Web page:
Linux Kernel 6.3 Release Includes Interesting Features

For those who like to use the latest/greatest Linux kernel, version 6.3 has a few features that just might excite you.

On the top of that list is support for multi-actuator hard disk drives. Such drives are being more widely adopted for hyper-scale cloud deployments because of their ability to enable faster performance by way of a second set of read/write heads.

As well, Linux kernel 6.3 adds support for Kernel Address Space Layout Randomization, but this security feature is only available to Loongson RISC-V CPUs. Microsoft added nested hypervisor support for Hyper-V, and support for Intel's Meteor Lake CPUs is fully functional. In addition, with the 6.3 kernel, Intel GB NIC will be able to break the 60-percent throttle speed it's suffered for the past few years.

Other features/improvements include support for the upcoming AMD CPUs and graphics cards, support for AMD's Indirect Branch Restricted Speculation (to help mitigate Spectre vulnerabilities), support for the Scalable Matrix Extension 2 instructions for ARM architecture, support for AES-SHA2-based encryption with NFS, EXT4 optimizations, a faster Btrfs driver, and a native Steam Deck controller interface in HID.

Although Linux kernel 6.3 has yet to make it into the standard repositories, you can download it from ( and compile it yourself. Eventually, this kernel will arrive in your distribution's repositories, and it's generally best to wait.

For more information on the new kernel, check out part 1 ( and part 2 ( of the merge window.

Arch-Based blendOS Features Cool Trick

Imagine being able to install apps from Arch, Fedora, Ubuntu, Android, and even the web onto a single distribution. That's what blendOS ( does.

Created by the same maintainer as Ubuntu Unity, blendOS allows you to use the native Arch package manager (pacman), as well as DNF (from Fedora) and Apt (from Ubuntu). Both DNF and Apt are made available as containers by way of the Podman container runtime engine (with a bit of help from Distrobox for init and NVIDIA driver support).

Even though blendOS is based on Arch Linux, the developers have made it such that you can use any app from a supported distro. On top of that, you can choose between either the Gnome or KDE Plasma desktop.

When you install applications using the containerized versions of DNF or Apt, those applications will be available from the base OS (so you don't have to run them from the command line as typical Podman containers).

blendOS is also a rolling and immutable operating system that allows you to install system packages as you normally would, while still being able to roll back to an existing snapshot.

You can also use the blendOS build scripts ( to create and submit your own blendOS remix with the desktop environment of your choice.

You can read more about the new release of blendOS here (

Fedora 38 Released with New Features

The developers of Fedora Linux have gifted us with yet another stellar release, by way of number 38. It's a surprise, given the team rarely delivers early but it's certainly an early gift from a dedicated team.

Fedora 38 stars Gnome 44 and Linux kernel 6.2. The version of Gnome used in Fedora is straight-up standard, so there are zero changes made by the Fedora team.

Some of the new features found in Gnome 44 include expandable folders in the Files file manager as well as the icon/thumbnail mode for the file picker.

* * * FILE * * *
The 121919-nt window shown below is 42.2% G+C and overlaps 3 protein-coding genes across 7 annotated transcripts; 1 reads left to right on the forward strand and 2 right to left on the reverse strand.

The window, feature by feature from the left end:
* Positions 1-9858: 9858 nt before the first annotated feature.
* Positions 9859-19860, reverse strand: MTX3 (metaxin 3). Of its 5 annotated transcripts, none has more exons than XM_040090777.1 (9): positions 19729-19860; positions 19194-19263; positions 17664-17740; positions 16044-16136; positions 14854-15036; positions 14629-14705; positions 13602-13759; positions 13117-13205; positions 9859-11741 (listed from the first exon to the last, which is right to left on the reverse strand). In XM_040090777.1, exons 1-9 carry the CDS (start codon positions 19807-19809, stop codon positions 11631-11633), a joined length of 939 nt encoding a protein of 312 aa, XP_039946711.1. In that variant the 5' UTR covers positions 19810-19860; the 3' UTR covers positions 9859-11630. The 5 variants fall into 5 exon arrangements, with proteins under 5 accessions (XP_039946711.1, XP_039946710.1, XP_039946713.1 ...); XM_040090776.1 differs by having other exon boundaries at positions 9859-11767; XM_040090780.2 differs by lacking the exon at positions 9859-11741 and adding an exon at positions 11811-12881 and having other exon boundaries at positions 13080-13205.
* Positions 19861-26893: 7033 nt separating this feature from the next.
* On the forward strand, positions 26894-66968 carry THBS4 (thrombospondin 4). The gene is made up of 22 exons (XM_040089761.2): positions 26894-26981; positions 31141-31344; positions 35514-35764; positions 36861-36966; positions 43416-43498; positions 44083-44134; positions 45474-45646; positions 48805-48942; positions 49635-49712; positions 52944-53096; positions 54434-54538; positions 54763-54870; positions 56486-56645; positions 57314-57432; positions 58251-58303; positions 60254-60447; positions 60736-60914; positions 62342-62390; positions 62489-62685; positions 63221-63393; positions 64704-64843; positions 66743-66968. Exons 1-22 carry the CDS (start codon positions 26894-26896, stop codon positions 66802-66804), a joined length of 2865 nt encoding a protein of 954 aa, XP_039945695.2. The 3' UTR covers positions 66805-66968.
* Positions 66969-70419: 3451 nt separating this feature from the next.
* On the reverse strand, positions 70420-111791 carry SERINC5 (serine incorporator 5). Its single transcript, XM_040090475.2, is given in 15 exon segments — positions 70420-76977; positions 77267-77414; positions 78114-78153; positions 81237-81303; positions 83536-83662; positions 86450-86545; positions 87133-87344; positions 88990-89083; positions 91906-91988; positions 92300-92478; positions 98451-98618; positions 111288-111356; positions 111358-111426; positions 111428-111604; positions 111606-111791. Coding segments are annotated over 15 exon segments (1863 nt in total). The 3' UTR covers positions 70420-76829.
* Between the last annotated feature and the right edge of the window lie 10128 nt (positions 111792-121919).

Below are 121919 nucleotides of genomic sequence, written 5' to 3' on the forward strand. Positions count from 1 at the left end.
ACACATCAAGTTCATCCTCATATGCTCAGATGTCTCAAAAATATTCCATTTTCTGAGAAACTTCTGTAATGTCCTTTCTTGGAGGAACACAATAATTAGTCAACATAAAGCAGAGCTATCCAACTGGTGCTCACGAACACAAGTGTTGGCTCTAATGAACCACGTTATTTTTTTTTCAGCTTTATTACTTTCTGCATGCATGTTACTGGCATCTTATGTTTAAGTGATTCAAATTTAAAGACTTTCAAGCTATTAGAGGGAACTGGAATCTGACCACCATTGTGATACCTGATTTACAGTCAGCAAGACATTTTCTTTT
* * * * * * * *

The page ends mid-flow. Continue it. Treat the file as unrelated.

You'll also find full access to Flathub in the Software application, which means you'll find even more flatpak apps available for installation through third-party repositories.

Other additions include Mesa 23.0, Ruby 3.2, gcc 13, LLVM 16, Golang 1.20, and PHP 8.2.

With the release of Fedora 38, the team has made some significant changes to the website ( and has included a few new spins, including one for Budgie, Sway, and one for mobile devices called Phosh.

You can read more about the latest release from the official blog ( and download an ISO from the download page (

LXQt 1.3 Released with Bug Fixes

LXQt is a fan-favorite Linux desktop environment for systems with meager resources. Suitable for older systems (but it will run like an absolute champ on new hardware), LXQt is not just easy on hardware, but easy to use.

With the latest release, version 1.3, the developers have remained with Qt 5.15 (although work is being done for initial Qt6 support) and have focused on adding new features.

For example, the LXQt Panel now defaults to include the DOM plugin and fixes a bug in the clock widget, as well as a bug discovered when switching between the dark and light themes. Additionally, the panel will correctly position the context menu when used with Wayland.

The default file manager, PCManFM-Qt has fixed a bug that prevented desktop items from "shaking" on configuration changes. Also, the latest iteration of the file manager adds a title for Desktop to help set window manager rules for certain Wayland compositors. You'll also find that smooth scrolling can now be disabled in all view modes.

There is also now support for procps-ng >= 4.0.0 in the LXQt session tool for better detection of window managers and system trays.

Although the new feature and bug list isn't exactly extensive, there were a lot of minor bug fixes added across the entire desktop.

Currently, LXQt is only available via source code. Eventually, however, rolling releases (such as Arch Linux, Gentoo, and openSUSE Tumbleweed) will pick up the latest version in their respective repos.

You can read more about this new release in the official LXQt announcement (

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